Red October 2022

How it felt to be a Phillies photographer this postseason: ‘Everybody is photogenic’

Heather Barry on the thrill of her first Red October experience.

Outtake from a team photo shoot after the Phillies won the pennant

Outtake from a team photo shoot after the Phillies won the pennant

Heather Barry

Nobody expected the Phillies to embark on their improbable postseason run. As Philadelphia-based MLB photographer Heather Barry put it, “It felt like a fever dream.”

Primarily assigned to cover the visiting team during Phils’ home games, this was Barry’s first Red October experience — and it was intense.

Instead of reporting to Citizens Bank Park four hours prior to game time, she’d get there 7 to 8 hours ahead of first pitch. Team arrivals, players’ wardrobe choices, and pregame festivities were all must-shoot for the photography crew. While the pace could get frantic, she said, it was also a thrill.

“This season has been so much fun,” Barry said. “I feel like everybody [is photogenic]. Stott, Bohm, once they started to really get hot and pick up, this ballpark and the club exploded with having a good time.”

Which Phillie is the most fun to shoot? “Bryce Harper. I mean, obviously.”

Barry had the opportunity to travel with the club to Houston to shoot her first-ever World Series. It’s the largest sporting event she’s photographed thus far.

“The biggest thing career-wise is networking with all of the national photographers that come in for this event,” Barry said. “Men and women I see probably once a year, if that.”

Heather Barry at work

Heather Barry at work

Courtesy Heather Barry

Returning to Philadelphia from covering Games 1 and 2 — following a delayed flight that saw her stay in a luxurious hotel — she photographed Games 3, 4, and 5 at home. Now that baseball season has concluded, she’ll go back to photographing the Flyers.

Hockey is where the Florida native got her start. It was 2011, and the Philadelphia Flyers were playing the Tampa Bay Lightning at the St. Pete Times Forum.

Barry shot warm-ups, and — though she calls all of her photos from that first foray into sports “terrible” — got hooked on the challenge. Prior to that, she’d considered photography a hobby, but the experience of capturing live sports changed her mind.

“I was like, ‘OK, this is really hard to shoot.’ This isn’t like shooting still stuff, like front doors of houses,” Barry explained. “I kind of just really got into covering hockey at first, and then I thought, ‘Okay, this is a serious passion.'”

Teammates celebrate after Bryce Harper hits a home run

Teammates celebrate after Bryce Harper hits a home run

Heather Barry

She purposely began to network with people in Philadelphia, finding the region had more opportunity for working media than her home state of Florida.

After shooting hockey and a couple of other paid gigs here and there — some soccer and basketball — she felt like she needed to do something to expand her horizons. A photographer she worked with told Barry they were looking for some help at Major League Baseball. She started to freelance in 2018, and officially began working with MLB in 2020.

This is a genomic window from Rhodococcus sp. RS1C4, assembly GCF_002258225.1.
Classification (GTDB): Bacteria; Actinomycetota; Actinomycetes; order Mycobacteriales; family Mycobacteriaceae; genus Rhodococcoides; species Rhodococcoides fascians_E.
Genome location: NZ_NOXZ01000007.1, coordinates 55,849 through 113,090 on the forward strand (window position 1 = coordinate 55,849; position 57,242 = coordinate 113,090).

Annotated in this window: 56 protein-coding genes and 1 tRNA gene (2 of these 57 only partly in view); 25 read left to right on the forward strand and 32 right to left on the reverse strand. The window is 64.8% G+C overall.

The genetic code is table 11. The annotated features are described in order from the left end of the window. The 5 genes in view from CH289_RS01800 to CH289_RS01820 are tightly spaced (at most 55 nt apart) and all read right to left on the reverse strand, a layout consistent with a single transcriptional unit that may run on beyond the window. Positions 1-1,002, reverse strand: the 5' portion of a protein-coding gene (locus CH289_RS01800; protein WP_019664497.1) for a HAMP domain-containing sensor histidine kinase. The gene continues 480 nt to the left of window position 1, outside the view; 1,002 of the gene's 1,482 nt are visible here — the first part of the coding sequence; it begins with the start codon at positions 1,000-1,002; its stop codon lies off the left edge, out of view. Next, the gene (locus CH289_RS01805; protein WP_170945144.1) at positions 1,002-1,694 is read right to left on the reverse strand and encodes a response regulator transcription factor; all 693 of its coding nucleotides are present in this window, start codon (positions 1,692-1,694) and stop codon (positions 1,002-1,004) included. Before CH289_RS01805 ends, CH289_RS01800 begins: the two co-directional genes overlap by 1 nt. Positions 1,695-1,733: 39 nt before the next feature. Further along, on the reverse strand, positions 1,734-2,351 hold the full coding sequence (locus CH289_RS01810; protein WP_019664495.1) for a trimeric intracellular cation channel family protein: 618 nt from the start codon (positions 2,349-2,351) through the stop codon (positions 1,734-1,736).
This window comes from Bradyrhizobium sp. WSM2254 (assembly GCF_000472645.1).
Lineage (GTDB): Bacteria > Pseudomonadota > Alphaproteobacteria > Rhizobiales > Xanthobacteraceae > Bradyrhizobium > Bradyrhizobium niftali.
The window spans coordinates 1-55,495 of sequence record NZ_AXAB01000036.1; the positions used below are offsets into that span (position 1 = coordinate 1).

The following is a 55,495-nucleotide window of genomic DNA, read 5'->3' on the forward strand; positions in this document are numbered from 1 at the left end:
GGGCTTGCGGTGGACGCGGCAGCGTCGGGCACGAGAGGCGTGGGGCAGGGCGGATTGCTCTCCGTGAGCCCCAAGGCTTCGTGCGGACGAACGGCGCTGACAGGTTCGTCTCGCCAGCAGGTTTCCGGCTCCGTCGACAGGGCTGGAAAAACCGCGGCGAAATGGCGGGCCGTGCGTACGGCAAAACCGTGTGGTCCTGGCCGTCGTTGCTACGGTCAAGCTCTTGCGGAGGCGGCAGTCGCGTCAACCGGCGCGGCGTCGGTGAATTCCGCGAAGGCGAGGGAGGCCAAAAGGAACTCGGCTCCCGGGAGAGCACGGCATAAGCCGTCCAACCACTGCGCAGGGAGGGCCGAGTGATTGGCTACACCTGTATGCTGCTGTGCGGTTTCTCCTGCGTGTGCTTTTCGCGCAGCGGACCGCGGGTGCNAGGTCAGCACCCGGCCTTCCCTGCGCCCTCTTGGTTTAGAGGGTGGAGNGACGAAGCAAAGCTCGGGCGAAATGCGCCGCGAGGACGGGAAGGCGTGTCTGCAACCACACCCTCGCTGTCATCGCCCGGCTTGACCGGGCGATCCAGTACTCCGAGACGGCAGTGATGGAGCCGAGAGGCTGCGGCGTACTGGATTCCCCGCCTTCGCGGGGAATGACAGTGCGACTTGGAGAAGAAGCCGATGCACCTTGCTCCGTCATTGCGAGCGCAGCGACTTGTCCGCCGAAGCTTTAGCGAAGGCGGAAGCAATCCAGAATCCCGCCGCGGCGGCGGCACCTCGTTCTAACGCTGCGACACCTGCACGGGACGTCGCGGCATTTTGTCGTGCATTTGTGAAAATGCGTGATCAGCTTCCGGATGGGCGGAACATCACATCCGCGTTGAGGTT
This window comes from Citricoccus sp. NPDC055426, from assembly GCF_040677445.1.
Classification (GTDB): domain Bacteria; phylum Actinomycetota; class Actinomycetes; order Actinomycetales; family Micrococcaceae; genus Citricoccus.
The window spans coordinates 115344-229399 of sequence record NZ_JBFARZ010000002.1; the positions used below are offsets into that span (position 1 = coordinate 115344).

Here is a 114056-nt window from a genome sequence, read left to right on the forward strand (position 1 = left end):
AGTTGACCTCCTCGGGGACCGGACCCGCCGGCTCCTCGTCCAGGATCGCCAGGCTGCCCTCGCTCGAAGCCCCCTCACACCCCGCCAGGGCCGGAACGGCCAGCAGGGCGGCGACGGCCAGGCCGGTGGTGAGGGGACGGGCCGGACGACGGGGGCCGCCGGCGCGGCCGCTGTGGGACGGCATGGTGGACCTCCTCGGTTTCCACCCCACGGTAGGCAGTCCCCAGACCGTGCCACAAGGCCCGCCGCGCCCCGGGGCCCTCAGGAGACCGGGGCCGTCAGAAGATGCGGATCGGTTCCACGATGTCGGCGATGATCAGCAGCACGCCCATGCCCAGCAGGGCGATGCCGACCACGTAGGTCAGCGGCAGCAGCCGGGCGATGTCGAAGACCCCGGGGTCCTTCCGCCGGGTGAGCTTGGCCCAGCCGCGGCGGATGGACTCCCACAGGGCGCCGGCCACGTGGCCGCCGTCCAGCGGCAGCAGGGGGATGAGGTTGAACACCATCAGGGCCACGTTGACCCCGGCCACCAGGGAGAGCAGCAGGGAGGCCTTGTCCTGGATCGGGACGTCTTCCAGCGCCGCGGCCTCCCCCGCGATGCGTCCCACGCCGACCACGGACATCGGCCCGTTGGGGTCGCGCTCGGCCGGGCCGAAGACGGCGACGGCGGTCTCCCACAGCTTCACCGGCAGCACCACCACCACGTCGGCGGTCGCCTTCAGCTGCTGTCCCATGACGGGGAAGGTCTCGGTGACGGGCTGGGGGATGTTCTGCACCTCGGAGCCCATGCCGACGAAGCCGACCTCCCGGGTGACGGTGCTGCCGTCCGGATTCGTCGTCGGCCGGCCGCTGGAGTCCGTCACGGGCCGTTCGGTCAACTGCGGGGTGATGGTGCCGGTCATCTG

The game is much slower-paced than hockey. Barry noted, which leaves more time to “make” creative photos that capture the atmosphere and overall scene.

“Sometimes I like to do the sights and the visuals of the ballpark,” Barry said. “I love sunset chasing, so if I see a sunset coming through, I’m that person that sprints up the 400 level and will sit there and watch.”

The pre-game national anthem at Citizens Bank Park during the World Series

The pre-game national anthem at Citizens Bank Park during the World Series

Heather Barry

Barry began to feel the magic of this year’s Phillies team following their 2-0 National League Wild Card Series win against the St. Louis Cardinals, which advanced them to the NLDS.

“We could really do this,” she remembers thinking. “They were hot at home, the bats were hot, they were having fun.”

Now that baseball is over, Barry is back to Flyers duty. She’ll be at the Wells Fargo Center for most home games, as well as some off-ice events, such as Casino Night on Jan. 12, and the Flyers Wives Carnival on March 26. She’ll also serve as a photographer for Philadelphia’s professional lacrosse team, the Wings, whose season begins Dec. 2.

“Moving forward, the goal is to freelance full-time and hone the craft,” Barry said. “That might include some more remote editing, or shooting some college sports. … And just improving as I move along.”

Although the Phillies’ playoff run didn’t end with a parade down Broad Street, it left the city with some incredible memories.

“I was not expecting them to advance so far,” Barry said of this year’s team, “having so much fun — and being themselves doing it.”

Want some more? Explore other Red October 2022 stories.

Mornings are for coffee and local news

Billy Penn’s free morning newsletter gives you a daily roundup of the top Philly stories you need to start your day.

You finished another Billy Penn article — keep it up!

We hope you found it useful, fun, or maybe even both. If you want more stories like this, will you join us as a member today?

Nice to see you (instead of a paywall)

Billy Penn’s mission is to provide free, quality information to Philadelphians through our articles and daily newsletter. If you believe local journalism is key to a healthy community, join us!

Your donation brought this story to life

Billy Penn only exists because of supporters like you. If you find our work valuable, consider making a sustaining donation today.

Being informed looks good on you

Thanks for reading another article, made possible by members like you. Want to share BP with a friend?